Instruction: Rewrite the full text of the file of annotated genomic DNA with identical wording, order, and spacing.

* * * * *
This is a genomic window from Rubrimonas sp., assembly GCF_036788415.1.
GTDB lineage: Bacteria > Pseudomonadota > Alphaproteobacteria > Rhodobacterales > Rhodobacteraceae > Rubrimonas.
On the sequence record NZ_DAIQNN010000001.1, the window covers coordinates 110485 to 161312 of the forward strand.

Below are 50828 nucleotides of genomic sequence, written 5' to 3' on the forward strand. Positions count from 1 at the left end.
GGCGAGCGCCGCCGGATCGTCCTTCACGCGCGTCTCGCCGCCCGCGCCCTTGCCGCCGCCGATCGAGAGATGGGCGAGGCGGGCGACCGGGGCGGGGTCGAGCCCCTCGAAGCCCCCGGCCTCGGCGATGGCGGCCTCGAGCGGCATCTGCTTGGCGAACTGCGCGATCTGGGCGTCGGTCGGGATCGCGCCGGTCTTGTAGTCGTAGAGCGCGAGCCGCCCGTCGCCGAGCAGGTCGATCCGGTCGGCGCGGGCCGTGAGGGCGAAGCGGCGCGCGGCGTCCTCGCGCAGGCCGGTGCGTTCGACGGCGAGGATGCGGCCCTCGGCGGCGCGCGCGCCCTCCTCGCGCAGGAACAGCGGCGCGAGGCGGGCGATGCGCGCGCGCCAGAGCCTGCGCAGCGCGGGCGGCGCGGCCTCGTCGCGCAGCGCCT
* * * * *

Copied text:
This is a genomic window from Rubrimonas sp., assembly GCF_036788415.1.
GTDB lineage: Bacteria > Pseudomonadota > Alphaproteobacteria > Rhodobacterales > Rhodobacteraceae > Rubrimonas.
On the sequence record NZ_DAIQNN010000001.1, the window covers coordinates 110485 to 161312 of the forward strand.

Below are 50828 nucleotides of genomic sequence, written 5' to 3' on the forward strand. Positions count from 1 at the left end.
GGCGAGCGCCGCCGGATCGTCCTTCACGCGCGTCTCGCCGCCCGCGCCCTTGCCGCCGCCGATCGAGAGATGGGCGAGGCGGGCGACCGGGGCGGGGTCGAGCCCCTCGAAGCCCCCGGCCTCGGCGATGGCGGCCTCGAGCGGCATCTGCTTGGCGAACTGCGCGATCTGGGCGTCGGTCGGGATCGCGCCGGTCTTGTAGTCGTAGAGCGCGAGCCGCCCGTCGCCGAGCAGGTCGATCCGGTCGGCGCGGGCCGTGAGGGCGAAGCGGCGCGCGGCGTCCTCGCGCAGGCCGGTGCGTTCGACGGCGAGGATGCGGCCCTCGGCGGCGCGCGCGCCCTCCTCGCGCAGGAACAGCGGCGCGAGGCGGGCGATGCGCGCGCGCCAGAGCCTGCGCAGCGCGGGCGGCGCGGCCTCGTCGCGCAGCGCCT